"When the patient is in Intensive Care they let you visit for 5 minutes every hour. Sitting in the waiting room, waiting for your name to be called, you start talking to people who are all in the same boat, all waiting to visit someone in the ICU ... and it becomes ... like an instant support group, all sharing a very special, unique situation."

"I started keeping a daily journal, starting from the time she left home to go to the hospital, recording things like what the doctors told us, how I was reacting, what she was saying as she progressed, observations about waiting for the results of the surgery, her day-to-day improvement. By the time she came home I had a small sized book of recollections and one day I gave it to her. She could read about that gap in her life ... and it also helped me during that critical period, made me feel better. It was great therapy for everyone."

"It was so good for me to hear my family talking to me while I was in Intensive Care. I wasn’t very responsive but I knew they were there, I knew on some sort of subliminal level I had come through it even though I wasn’t reacting on an emotional level. It’s really important to talk to patients ... they do know you’re there."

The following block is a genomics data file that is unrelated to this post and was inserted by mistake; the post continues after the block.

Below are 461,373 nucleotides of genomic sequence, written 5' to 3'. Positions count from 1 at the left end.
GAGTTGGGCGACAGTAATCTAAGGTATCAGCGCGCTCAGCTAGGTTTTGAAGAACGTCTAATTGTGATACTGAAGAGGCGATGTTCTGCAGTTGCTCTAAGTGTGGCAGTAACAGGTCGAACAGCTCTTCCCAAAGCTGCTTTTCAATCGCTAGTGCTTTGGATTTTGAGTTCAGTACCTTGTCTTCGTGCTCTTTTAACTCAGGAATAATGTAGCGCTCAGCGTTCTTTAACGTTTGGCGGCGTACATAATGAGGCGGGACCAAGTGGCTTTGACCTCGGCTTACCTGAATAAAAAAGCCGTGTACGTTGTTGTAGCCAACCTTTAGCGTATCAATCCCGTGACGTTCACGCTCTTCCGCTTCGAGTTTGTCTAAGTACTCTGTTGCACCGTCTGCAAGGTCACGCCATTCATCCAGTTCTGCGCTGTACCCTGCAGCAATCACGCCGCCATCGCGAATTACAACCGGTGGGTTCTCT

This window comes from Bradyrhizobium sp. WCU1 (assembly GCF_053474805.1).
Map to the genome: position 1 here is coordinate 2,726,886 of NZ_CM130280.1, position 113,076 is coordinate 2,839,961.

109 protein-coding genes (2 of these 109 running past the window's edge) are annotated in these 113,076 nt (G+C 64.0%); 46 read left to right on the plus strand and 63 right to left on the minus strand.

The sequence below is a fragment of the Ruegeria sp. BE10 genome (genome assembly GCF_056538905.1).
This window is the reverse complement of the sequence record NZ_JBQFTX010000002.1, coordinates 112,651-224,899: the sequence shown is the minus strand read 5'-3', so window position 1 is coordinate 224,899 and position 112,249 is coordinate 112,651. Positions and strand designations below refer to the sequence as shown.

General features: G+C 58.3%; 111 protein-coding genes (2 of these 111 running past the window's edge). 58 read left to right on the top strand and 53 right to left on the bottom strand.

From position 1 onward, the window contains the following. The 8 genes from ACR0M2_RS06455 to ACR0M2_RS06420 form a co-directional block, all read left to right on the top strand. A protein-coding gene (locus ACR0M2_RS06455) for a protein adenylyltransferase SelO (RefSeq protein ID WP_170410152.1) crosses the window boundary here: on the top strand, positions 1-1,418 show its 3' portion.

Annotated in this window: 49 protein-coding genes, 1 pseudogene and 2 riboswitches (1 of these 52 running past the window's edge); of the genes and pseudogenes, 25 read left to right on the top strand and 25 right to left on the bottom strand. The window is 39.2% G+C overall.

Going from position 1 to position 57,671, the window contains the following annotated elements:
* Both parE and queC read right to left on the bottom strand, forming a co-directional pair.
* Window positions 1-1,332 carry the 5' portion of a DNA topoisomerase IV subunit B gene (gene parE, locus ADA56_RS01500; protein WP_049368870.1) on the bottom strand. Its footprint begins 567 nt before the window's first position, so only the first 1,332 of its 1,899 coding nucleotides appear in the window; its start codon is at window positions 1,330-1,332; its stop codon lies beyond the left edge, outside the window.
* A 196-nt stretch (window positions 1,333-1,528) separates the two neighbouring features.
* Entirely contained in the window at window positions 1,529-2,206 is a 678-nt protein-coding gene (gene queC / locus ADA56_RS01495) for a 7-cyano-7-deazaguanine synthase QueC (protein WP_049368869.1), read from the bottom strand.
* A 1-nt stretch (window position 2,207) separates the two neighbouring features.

"After I came out of Intensive Care, I was in a room with four other patients who’d had a transplant of some kind – four people who were talking to me, encouraging me – so the support was ongoing and very reassuring."

"There was a moment when I thought, ‘Hey, you’ve joined a pretty exclusive club.’ and the enormity of it all began to sink in. It was quite an emotional moment."

"You should be prepared to experience some anxiety about coming home. You wonder if the care you know you’ll need is there for you; wonder if, should something go wrong, will there be somebody close enough to help you; wondering if the operation went as well as you think it has because you have such confidence in the doctors. But it’s just the natural uncertainty of things that causes the apprehension."